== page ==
Guyana ruling party accused of power plot

As the 2011 political season appeared to officially get under way in Guyana last week, the main opposition party launched an attack on the incumbents, accusing them of attempting to find creative ways of extending President Jagdeo’s term in office beyond the constitutional deadline.

The opposition People’s National Congress openly accused the Bharrat Jagdeo administration of hatching a sinister plot to botch general elections scheduled for mid year and of attempting to find creative ways of remaining in office.

The People’s National Congress (PNC) said it had had conclusive evidence that Jagdeo and his aides have been trying to find out how they could remain in office through ways other than by a general election and that it intends to do all in its power to prevent this.

Jagdeo’s mandatory two consecutive five-year terms expire with general elections whenever held, but it was widely known that he had relished the idea of remaining in office to oversee a string of projects ranging from the bridging of the border Corentyne River with Suriname, to getting a hydro-power project in central Guyana started and the possible paving of the 350-mile jungle road from Georgetown City to the Brazilian border.

Opposition parties and critics say that it is through government-supervised development projects that authorities get their greatest opportunities for corruption and that may be one motivation for the PNC’s belief that Jagdeo is probing ways of extending the time available to his administration

Presidential spokesman Kwame McKoy says however, that the party is ready, willing and able to contest any general elections, especially now that the Polls Commission has said it is almost ready to move ahead with the elections.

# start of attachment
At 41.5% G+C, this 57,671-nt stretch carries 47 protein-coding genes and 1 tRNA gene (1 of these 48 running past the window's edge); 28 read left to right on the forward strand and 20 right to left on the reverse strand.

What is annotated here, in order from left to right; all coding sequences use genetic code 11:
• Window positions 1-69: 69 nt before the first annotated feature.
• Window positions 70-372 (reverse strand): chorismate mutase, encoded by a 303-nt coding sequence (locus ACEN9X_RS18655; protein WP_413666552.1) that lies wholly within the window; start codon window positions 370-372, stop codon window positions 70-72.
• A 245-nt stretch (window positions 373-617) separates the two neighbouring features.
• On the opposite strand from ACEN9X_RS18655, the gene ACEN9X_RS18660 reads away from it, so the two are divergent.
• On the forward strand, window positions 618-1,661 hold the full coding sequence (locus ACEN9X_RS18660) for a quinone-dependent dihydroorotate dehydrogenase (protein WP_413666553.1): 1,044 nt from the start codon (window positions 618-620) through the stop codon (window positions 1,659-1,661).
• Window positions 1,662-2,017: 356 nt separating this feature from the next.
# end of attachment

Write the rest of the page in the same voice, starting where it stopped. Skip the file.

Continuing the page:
“We are anxious to go the polls and our record shows that we are unbeatable,” McCoy contends.

PNC and Opposition Leader Robert Corbin say that the regime has sought legal advice on how time could be extended, but were told that barring a crisis, it will have to face the polls.

“The last opinion advised that unless there is a national emergency there is no way of delaying the general and regional elections. More details were later sought on how that emergency could be created,” Corbin said.

His comments come as political tension rises to usual pre-election levels. In the middle of last week, a grenade exploded near a main downtown bus park killing a deportee from the U.S. and injuring 19 others, including three who may lose sight in one eye.

The PNC immediately distanced itself from any involvement and blamed government mischief makers for setting the groundwork for trouble that could lead up to a national emergency.

By weekend, unknown assailants had hurled an improvised Molotov cocktail at a former government legislator’s home, while police say someone tried but failed to set fire to a public school on the east coast in the heart of a governing party enclave.

The jury remains out on who is exactly behind these latest incidents that resemble occurrences in the run-up to previous elections.

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